Posting and Sending Messages
Any application can post and send messages. Like the system, an application
posts a message by copying it to a message queue and sends a message by passing
the message data as arguments to a window procedure. To post messages, an
application uses the PostMessage
function. An application can send a message by calling the SendMessage
, or SendDlgItemMessage
An application typically posts a message to notify a specific window to
perform a task. PostMessage
creates an MSG
structure for the message and copies the message to the message queue. The
application's message loop eventually retrieves the message and dispatches it to
the appropriate window procedure.
An application typically sends a message to notify a window procedure to
perform a task immediately. The SendMessage
function sends the message to the window procedure corresponding to the given
window. The function waits until the window procedure completes processing and
then returns the message result. Parent and child windows often communicate by
sending messages to each other. For example, a parent window that has an edit
control as its child window can set the text of the control by sending a
message to it. The control can notify the parent window of changes to the text that
are carried out by the user by sending messages back to the parent.
function also sends a message to the window procedure corresponding to the
given window. However, this function returns immediately. After the window
procedure processes the message, the system calls the specified callback function.
For more information about the callback function, see the SendAsyncProc
Occasionally, you may want to send or post a message to all top-level windows
in the system. For example, if the application changes the system time, it must
notify all top-level windows about the change by sending a WM_TIMECHANGE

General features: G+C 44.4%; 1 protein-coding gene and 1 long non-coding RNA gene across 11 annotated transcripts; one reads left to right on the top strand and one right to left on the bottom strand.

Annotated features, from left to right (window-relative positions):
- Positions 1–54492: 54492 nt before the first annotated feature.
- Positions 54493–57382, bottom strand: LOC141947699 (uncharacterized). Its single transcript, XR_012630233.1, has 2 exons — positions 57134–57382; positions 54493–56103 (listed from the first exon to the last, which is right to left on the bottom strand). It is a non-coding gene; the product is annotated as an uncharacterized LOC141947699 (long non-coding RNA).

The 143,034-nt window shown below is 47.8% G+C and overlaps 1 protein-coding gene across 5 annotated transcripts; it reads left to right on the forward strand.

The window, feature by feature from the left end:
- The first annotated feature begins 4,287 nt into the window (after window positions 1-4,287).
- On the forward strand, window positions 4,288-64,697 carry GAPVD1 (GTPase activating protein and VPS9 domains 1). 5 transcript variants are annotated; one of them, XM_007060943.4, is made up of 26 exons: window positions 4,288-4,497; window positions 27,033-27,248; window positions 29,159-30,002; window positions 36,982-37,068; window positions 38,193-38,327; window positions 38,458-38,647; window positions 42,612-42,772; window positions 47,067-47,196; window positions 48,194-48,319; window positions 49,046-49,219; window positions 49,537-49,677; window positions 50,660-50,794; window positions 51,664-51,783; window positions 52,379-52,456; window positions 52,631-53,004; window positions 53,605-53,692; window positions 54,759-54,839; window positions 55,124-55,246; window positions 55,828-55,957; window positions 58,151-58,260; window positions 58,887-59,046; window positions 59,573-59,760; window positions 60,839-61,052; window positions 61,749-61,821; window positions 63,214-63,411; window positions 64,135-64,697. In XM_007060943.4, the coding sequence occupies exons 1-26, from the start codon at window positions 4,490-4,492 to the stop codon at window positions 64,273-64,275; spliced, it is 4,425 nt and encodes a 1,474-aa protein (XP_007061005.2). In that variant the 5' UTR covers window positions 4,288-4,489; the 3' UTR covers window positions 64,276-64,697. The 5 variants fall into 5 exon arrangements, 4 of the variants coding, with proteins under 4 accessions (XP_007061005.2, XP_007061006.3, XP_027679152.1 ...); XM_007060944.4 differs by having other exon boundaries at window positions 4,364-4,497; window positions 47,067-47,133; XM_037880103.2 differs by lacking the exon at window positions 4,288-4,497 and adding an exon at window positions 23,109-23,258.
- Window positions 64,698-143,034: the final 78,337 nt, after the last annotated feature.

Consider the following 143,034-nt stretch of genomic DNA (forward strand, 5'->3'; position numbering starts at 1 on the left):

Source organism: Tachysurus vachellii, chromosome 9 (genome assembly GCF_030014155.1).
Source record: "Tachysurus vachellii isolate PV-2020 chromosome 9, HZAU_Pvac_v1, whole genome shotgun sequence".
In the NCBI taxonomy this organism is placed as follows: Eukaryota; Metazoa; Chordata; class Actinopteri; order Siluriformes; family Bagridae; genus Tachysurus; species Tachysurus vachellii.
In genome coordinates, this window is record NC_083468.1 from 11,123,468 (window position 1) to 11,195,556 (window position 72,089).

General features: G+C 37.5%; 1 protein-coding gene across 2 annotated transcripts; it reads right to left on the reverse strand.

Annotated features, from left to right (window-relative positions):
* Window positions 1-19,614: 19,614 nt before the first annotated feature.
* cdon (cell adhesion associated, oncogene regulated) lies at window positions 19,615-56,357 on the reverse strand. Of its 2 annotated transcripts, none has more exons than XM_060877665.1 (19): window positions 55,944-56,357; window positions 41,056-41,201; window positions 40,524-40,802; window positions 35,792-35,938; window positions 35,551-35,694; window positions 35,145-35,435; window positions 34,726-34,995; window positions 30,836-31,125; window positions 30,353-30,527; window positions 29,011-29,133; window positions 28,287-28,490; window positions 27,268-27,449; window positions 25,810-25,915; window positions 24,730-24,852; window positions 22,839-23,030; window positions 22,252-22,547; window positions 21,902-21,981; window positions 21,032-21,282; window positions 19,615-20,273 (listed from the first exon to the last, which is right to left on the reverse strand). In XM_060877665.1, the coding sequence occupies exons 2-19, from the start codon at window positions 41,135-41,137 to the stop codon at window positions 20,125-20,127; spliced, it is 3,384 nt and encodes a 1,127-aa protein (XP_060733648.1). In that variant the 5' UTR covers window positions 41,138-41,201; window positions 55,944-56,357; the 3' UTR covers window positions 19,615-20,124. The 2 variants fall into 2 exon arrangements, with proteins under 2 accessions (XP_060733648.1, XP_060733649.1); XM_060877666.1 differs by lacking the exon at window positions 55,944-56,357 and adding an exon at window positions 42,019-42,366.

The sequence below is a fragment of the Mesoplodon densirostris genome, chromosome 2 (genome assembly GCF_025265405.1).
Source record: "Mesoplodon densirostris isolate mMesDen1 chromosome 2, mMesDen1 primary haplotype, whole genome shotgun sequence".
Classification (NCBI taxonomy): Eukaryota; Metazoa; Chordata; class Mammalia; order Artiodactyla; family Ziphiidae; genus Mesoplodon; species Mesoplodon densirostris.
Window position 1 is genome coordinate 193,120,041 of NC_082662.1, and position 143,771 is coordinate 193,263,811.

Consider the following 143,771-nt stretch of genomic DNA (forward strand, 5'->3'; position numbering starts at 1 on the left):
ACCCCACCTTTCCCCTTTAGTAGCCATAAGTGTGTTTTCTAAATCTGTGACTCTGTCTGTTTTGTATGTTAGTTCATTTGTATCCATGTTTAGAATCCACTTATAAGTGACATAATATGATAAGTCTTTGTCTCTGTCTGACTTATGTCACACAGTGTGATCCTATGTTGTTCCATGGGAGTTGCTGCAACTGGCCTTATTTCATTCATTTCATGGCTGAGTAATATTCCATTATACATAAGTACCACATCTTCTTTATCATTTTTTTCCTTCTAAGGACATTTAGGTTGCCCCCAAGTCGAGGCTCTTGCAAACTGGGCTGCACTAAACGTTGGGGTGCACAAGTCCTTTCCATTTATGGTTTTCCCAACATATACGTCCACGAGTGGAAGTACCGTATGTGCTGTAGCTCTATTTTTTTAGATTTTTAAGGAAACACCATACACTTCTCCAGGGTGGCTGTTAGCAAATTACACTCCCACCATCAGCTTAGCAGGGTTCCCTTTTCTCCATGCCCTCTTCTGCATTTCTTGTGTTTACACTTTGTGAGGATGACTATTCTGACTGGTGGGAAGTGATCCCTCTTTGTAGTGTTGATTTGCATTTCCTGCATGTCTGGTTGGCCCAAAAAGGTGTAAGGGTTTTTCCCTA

message. An application can send or post a message to all top-level windows
by calling the SendMessage
function and specifying HWND_TOPMOST in the hwnd
parameter. You can also broadcast a message to all applications by calling
function and specifying BSM_APPLICATIONS in the lpdwRecipients
An application can post a message without specifying a window. If the
application supplies a NULL window handle when calling PostMessage
, the message is posted to the queue associated with the current thread.
Because no window handle is specified, the application must process the message in
the message loop. This is one way to create a message that applies to the entire
application, instead of to a specific window.
By using the InSendMessage
function, a window procedure can determine whether it is processing a message
sent by another thread. This capability is useful when message processing
depends on the origin of the message.
A common programming error is to assume that the PostMessage
function always posts a message. This is not true when the message queue is
full. An application should check the return value of the PostMessage
function to determine whether the message has been posted and, if it has not
been, repost it.
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